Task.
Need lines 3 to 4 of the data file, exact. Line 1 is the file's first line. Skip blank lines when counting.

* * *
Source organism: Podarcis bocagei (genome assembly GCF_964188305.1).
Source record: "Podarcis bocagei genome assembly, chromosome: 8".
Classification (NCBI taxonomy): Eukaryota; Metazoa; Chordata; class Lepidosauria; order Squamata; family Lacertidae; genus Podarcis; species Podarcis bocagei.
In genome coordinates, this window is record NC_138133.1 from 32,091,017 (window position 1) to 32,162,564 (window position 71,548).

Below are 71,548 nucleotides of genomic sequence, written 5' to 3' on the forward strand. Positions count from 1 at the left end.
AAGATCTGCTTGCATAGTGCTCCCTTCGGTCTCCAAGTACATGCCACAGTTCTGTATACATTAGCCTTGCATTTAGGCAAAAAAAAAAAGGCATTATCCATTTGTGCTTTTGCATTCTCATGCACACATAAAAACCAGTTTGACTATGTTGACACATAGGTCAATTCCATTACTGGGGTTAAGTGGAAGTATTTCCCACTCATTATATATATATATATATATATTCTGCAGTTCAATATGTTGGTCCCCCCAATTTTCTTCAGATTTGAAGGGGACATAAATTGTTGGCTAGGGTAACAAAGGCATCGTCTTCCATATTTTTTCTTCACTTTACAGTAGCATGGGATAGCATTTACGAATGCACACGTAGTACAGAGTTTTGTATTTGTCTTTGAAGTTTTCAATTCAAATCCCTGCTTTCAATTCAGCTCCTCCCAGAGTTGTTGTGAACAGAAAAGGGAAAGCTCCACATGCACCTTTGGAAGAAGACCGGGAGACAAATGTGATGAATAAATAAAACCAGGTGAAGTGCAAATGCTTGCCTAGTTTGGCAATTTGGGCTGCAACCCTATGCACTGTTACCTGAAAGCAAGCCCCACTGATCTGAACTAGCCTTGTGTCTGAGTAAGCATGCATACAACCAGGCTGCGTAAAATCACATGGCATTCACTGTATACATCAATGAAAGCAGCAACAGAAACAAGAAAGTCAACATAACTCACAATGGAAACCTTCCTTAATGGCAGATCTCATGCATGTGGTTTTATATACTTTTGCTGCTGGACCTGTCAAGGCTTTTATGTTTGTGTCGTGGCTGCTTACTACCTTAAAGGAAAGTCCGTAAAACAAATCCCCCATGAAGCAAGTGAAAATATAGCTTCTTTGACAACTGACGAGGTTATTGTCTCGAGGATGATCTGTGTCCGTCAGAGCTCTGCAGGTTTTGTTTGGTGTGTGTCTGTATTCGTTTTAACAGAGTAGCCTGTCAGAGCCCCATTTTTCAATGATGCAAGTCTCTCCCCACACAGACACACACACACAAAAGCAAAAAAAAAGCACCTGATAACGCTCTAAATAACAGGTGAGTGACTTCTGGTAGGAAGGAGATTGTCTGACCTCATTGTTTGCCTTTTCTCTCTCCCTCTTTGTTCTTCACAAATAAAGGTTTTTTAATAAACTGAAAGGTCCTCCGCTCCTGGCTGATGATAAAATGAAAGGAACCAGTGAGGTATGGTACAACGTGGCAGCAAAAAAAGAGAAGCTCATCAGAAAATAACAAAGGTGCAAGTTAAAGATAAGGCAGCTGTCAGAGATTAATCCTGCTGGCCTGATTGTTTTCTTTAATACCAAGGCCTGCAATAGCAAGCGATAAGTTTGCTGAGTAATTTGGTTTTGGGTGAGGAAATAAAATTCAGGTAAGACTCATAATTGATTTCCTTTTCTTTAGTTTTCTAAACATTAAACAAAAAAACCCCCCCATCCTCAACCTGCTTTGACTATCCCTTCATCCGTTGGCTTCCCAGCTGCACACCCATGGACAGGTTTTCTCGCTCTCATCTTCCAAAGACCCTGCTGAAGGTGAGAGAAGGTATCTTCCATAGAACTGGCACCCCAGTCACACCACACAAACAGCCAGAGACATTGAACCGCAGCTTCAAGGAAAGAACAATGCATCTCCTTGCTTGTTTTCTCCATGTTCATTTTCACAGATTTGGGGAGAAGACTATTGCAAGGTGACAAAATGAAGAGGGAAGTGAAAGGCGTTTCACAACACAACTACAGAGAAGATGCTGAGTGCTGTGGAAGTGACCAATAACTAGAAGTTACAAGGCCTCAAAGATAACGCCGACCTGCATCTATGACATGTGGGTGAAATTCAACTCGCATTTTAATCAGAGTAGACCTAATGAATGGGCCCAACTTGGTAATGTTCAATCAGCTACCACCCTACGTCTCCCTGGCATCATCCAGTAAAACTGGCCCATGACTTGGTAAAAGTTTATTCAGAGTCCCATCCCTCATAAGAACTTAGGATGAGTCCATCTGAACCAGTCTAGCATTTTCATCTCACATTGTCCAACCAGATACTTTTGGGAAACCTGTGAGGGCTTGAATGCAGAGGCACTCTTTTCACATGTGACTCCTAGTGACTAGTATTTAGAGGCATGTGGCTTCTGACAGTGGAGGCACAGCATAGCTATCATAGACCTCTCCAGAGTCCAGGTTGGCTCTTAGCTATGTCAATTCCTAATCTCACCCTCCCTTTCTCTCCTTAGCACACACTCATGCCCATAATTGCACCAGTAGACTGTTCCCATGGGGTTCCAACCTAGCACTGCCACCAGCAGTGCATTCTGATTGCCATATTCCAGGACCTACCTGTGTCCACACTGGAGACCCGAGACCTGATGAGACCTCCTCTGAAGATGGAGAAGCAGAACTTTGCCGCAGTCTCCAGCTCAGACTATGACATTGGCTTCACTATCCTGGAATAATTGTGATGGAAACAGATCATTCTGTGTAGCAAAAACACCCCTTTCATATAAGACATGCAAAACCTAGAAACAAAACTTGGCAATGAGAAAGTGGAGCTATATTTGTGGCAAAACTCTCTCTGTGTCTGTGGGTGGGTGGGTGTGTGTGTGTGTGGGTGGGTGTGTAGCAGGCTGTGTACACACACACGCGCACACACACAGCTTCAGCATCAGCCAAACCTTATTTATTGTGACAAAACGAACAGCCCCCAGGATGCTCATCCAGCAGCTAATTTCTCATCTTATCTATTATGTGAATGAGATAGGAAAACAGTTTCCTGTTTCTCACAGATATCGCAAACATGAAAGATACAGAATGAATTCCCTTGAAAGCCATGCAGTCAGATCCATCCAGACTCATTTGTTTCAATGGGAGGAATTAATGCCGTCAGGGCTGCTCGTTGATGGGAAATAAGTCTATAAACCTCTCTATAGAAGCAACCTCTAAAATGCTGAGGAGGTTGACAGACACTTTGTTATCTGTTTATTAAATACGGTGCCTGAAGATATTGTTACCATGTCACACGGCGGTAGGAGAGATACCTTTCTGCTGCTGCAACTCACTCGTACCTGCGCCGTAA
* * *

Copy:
Classification (NCBI taxonomy): Eukaryota; Metazoa; Chordata; class Lepidosauria; order Squamata; family Lacertidae; genus Podarcis; species Podarcis bocagei.
In genome coordinates, this window is record NC_138133.1 from 32,091,017 (window position 1) to 32,162,564 (window position 71,548).